What is a media advisory versus a press release?

There are a few ways to let journalists know what you’re up to, but the two formal ways we’re asked about the most are Media Advisories and Press Releases.

On the surface they appear to be very similar, however they serve slightly different objectives.

A media advisory is used to share topline information about an event, while a press release gives journalists detailed information about the organisation and the specific story it wishes to get across. This can be about anything; from a product launch to corporate responsibility initiatives or some newly founded research. In some cases, PR professionals will even make them “article-ready” so time-poor journalists can publish them right away.

In this article we break down the difference between a media advisory and a press release.

What is a media advisory?

A media advisory is a one-page written invitation sent via email or post to notify journalists about an event, such as a press conference or a book launch. It is written with a view to informing the media and journalists so they will attend the event or invite other target audiences who may be interested.

How do you write a media advisory?

A media advisory gets to the point quickly and simply lists the most important aspects of the event. Consisting of around 100 - 150 words, it should include:

  1. The title “MEDIA ADVISORY” with today’s date written below it.
  2. An engaging headline about the event.
  3. The 5 Ws – who, what, when, where and the why – in order of importance. The type of information you would include here is a clear description of the event, a list of speakers, the location, and if there are any photo opportunities available on the day.
  4. To finish you should include your contact details and how to RSVP.

When should you send the media advisory?

If you have an event coming up, you should send a media advisory to journalists twice. The first time should be within a month of the event and again a day before the event.

What is a press release?

A press release is a written announcement by an organisation which is shared with the media and journalists so they can share it with their audience. Depending on the complexity of the announcement, a press release will be between 300 – 700 words and contain relevant information for the media to accurately report on the story. Some organisations may also give the media photography and video assets to help the journalists bring the story to life.

When are press released used?

A press release is used when an organisation wants to tell a relevant story to its target audience. For example, Apple will create a new iPhone with lots of new features. Ahead of its launch to boost its sales, the marketing team may write a press release detailing the technology involved and how it’ll affect its users’ life. The press release may be sent to technology press, lifestyle press and if the phone boasts a high-tech camera – the photography press.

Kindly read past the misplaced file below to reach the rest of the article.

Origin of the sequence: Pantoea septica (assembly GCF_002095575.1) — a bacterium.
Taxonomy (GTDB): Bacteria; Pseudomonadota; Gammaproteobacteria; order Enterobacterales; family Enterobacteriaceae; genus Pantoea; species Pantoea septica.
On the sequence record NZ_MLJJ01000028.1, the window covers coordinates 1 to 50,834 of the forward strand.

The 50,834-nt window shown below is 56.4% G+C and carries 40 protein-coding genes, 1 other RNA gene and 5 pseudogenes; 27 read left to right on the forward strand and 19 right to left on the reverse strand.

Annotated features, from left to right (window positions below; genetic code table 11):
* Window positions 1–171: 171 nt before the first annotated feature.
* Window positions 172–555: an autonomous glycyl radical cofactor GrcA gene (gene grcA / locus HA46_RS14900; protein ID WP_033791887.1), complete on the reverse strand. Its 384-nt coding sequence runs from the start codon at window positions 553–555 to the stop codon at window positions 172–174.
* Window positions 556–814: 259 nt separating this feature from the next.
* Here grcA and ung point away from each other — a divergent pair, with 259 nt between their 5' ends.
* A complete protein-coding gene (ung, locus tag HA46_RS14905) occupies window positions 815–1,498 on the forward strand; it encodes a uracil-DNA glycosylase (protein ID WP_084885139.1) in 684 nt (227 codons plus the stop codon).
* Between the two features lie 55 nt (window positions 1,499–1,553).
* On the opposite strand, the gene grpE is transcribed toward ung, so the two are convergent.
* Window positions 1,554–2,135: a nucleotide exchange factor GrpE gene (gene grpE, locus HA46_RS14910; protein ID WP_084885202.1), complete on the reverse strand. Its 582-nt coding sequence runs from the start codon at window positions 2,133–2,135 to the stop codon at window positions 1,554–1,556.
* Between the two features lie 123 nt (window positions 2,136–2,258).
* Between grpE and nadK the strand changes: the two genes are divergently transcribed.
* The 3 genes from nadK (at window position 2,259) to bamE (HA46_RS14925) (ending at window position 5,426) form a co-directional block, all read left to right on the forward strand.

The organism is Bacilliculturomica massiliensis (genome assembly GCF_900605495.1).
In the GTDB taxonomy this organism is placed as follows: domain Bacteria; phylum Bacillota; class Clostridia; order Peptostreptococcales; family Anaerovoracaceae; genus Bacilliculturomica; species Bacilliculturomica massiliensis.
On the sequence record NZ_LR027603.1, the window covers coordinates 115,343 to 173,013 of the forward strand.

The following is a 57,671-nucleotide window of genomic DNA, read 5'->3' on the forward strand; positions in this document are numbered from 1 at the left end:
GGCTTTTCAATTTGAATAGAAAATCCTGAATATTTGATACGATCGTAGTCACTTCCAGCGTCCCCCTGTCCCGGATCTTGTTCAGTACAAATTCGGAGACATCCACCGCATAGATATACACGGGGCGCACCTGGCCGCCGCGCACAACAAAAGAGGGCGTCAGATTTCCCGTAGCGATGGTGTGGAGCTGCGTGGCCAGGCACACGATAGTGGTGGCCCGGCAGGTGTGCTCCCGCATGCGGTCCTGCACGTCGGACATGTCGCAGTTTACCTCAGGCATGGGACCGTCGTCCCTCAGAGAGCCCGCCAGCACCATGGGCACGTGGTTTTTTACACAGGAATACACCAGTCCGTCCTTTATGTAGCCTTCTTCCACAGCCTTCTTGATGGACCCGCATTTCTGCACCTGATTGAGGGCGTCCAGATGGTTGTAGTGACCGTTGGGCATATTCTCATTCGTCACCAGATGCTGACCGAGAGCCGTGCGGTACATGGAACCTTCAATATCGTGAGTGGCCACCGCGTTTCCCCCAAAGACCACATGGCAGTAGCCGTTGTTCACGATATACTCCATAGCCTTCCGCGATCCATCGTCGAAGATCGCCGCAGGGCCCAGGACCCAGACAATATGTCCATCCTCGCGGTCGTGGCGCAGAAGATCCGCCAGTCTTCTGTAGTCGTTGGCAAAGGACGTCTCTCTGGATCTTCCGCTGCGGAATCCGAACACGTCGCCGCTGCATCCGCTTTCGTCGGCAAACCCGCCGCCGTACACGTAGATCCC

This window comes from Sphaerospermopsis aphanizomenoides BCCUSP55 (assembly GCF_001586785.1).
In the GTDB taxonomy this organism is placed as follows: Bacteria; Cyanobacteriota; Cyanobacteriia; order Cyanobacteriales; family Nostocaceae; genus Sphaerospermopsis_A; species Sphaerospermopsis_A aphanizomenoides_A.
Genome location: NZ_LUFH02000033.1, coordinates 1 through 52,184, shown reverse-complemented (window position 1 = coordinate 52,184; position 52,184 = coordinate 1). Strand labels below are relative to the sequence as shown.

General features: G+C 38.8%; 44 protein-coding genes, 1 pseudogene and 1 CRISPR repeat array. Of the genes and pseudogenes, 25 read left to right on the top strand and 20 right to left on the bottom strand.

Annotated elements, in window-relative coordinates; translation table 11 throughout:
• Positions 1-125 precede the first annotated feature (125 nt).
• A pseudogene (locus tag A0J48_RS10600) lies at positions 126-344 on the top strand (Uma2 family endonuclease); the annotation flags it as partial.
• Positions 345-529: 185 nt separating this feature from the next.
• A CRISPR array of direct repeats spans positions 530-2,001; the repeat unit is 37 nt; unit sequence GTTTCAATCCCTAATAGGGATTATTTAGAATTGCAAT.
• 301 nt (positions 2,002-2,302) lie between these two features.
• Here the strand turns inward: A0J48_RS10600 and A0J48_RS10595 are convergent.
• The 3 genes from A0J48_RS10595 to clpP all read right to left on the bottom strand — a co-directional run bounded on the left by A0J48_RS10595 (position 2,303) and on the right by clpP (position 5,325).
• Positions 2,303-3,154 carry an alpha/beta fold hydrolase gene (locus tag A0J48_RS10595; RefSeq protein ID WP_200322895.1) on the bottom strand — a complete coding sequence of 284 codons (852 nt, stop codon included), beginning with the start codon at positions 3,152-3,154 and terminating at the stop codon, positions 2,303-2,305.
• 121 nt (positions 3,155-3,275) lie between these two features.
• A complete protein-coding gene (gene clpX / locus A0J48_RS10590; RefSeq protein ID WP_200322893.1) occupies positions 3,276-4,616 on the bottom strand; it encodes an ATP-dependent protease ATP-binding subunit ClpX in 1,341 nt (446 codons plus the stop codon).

How do you write a press release?

A great tip for writing a press release is to imagine you are reporting a live news story. What information would you want to know first? A good press release will be between 300 – 700 words and contain:

  1. Your company logo on the top right-hand corner.
  2. The date in the top left-hand corner.
  3. A compelling headline and subheadline.
  4. An introductory summary that tells the reader the five “who, what, where, why and when” within a sentence which enables the journalist to understand the story right away. The rest of the press releases job is to explain these in more detail.
  5. A first full paragraph that contains the important details and leading elements of the story. This could be the “who” and the “what” are the “where”.
  6. A second paragraph with supporting information and relevant quotes. This could be the “why” and the “when”, alongside a quote from the CEO about the issues raised.
  7. A third paragraph which contains other supporting information, such as statistics or information about third parties involved.
  8. A boilerplate, which is standardised text about your organisation and what you do.
  9. Your contact information.

When should you send a press release?

This all depends on a multiple of factors, but the rule of thumb is – is this really “news”. If it isn’t new news you are just trying to manufacture some coverage via a press release you need to take a different approach, and that’s another article! However assuming it is “new” news you should send a press release as soon as you are ready to announce your news, although this could vary based on whether similar news has been reported on recently. The best way to be sure is to put yourself in the journalist’s shoes and consider what they need to be sent and when to be able to report your story in time, alongside other competing needs and deadlines.

If you’re sending a press release regarding an event, you should send this as soon as possible. Some journalists have long lead times, and plan their articles months in advance.

To summarise

A media advisory is used to tell journalists about an upcoming event and is between 100 – 150 words.

A press release is used for various news-worthy company announcements and is sent to journalists so they can share your story. They contain the 5 whys to give journalists an overview of who you are and what you do and are usually between 300 – 700 words long.

For more advice on media pitching and public relations, read more on our Knowledge Hub and follow LionbridgePR on LinkedIn. We are also always around to help your business with PR and more, simply email us at info@lionbridgepr.com